The development of the Gwanghwamun neighborhood began in earnest inthe 1960s, laying the groundwork for modernization. As modern structuresbegan to go up one after another, the Park Chung-hee Government that cameinto power after the May 16 military coup concentrated government agenciesin Sejong-ro as part of its drive for economic development. The avenue waswidened, and an underground passage and overpass for pedestrians, turningthe boulevard into an automobile-friendly space.
Up until the mid-1980s, the area was characterized by the authoritarian displayof state power, becoming a venue for official and solemn state ceremonies. Also,the national tradition was mobilized to decorate Gwanghwamun and Sejong-roarea, largely to reaffirm political stability and national unity. Between the mid-1960s and the mid-1970s, the neighborhood saw the formation of a boomingdowntown area as the rapid economic growth since the mid-1960s promotedconsumption culture and the birth of fashion trends.
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Part 3: The Modern Reconstruction of Gwanghwamun Avenue
Foreign media until the 1960s portrayed Seoul as a run-down, shabby city. In response, the government came up with plans to create a clean and organized urban environment that could rival any other capital around the world. Meanwhile, the raid attempt into the Blue House by North Korean agents on January 21, 1968, heightened public fears that the country is not safe from a North Korean threat. The Yushin regime of President Park Chung-hee stepped up its competition with North Korea, embarking on urban renovation programs along with the development of the Gangnam area. A modernized cityscape was an effective propaganda tool for its performance and its superiority in its national competition with North Korea.
As Seoul successfully won the bid for the Olympic Games in the early 1980s, it provided an opportunity to initiate a full-scale makeover of the downtown area around Gwanghwamun. A government plan to modernize the city’s skyline was put into practice in order to make the city proudly presentable to the audience from around the globe. In the process, a majority of small and medium-scale buildings including those in residential areas, restaurants, schools and academies, publishers, and libraries were removed or relocated to neighboring districts and the newly developed Gangnam area. Instead, larger, and taller high-rises took their place around the Gwanghwamun area. The modern layout of the Gwanhwamun boulevard as we see it today was completed between the 1970s and the 1980s.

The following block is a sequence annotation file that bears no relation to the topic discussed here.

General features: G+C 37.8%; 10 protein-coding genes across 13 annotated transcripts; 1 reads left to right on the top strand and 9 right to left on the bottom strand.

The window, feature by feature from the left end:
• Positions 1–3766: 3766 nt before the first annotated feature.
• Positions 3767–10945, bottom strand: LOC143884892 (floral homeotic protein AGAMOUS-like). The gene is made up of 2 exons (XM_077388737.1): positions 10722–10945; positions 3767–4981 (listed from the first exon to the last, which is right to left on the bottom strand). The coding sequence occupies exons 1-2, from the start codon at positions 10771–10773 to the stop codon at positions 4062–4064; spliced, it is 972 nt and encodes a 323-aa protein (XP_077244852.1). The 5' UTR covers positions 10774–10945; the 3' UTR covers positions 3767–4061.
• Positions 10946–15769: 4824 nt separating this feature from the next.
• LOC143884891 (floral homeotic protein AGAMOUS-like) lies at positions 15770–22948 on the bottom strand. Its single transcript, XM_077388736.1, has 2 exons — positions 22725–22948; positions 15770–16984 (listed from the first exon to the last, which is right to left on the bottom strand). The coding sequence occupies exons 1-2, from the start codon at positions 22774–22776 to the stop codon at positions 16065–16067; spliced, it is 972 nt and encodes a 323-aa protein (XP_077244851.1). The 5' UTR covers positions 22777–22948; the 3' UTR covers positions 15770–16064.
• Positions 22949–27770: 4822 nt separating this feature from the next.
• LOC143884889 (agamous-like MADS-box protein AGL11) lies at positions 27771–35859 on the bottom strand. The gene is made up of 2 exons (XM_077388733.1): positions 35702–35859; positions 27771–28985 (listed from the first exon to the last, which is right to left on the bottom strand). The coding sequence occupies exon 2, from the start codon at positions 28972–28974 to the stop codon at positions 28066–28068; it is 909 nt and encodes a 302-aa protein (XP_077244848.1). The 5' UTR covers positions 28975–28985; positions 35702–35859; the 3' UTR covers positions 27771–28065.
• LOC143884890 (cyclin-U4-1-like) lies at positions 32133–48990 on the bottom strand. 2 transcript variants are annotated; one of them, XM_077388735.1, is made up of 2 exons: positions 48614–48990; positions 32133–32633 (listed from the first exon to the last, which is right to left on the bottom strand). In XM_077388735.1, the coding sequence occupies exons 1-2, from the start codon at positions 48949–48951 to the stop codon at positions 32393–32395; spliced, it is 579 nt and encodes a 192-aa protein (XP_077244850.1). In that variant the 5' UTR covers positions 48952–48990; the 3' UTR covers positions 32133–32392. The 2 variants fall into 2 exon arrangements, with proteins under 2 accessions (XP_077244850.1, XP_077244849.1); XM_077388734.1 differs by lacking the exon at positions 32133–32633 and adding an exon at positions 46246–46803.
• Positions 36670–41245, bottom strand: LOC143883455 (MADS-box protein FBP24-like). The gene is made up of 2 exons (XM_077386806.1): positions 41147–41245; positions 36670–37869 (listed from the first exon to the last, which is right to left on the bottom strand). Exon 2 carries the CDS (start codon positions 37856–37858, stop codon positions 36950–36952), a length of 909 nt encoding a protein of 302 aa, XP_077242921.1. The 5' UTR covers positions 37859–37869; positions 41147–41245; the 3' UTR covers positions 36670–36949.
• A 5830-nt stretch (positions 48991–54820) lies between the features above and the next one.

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Part 4: Gwanghwamun Transformed
A series of historic events took place after the democratization movement inJune 1987, from the Seoul Olympic Games to the inauguration of the CivilianGovernment of President KIM Young-sam and the initiation of the localautonomy system, and they all had a serious impact on another transformationof the Gwanghwamun area: the former Japanese Government-General Buildingwas demolished and the Gwanghwamun gate structure was authenticallyrestored once again. Sejong-ro was also renovated to better present its historyand culture. A new subway station opened at the Sejong-ro intersection andcrosswalks were set up to meet the public demand.
After the country was fully democratized, there was a growing demand for anew space in and around the Gwanghwamun area where citizens can connectwith each other. In response, the Open Ground for Citizens was created in 1998in the form of a park. Later, the area was revived as a public forum for gathering,serving as a venue for nationwide festivities such as the World Cup games aswell as intense political demonstrations where citizens voice their opinion.Eventually, Gwanghwamun Plaza was completed and open to public in 2009.The plaza is once again undergoing renovation before being fully open to thepublic as ‘a plaza where citizens and take a leisurely walk and get rest.’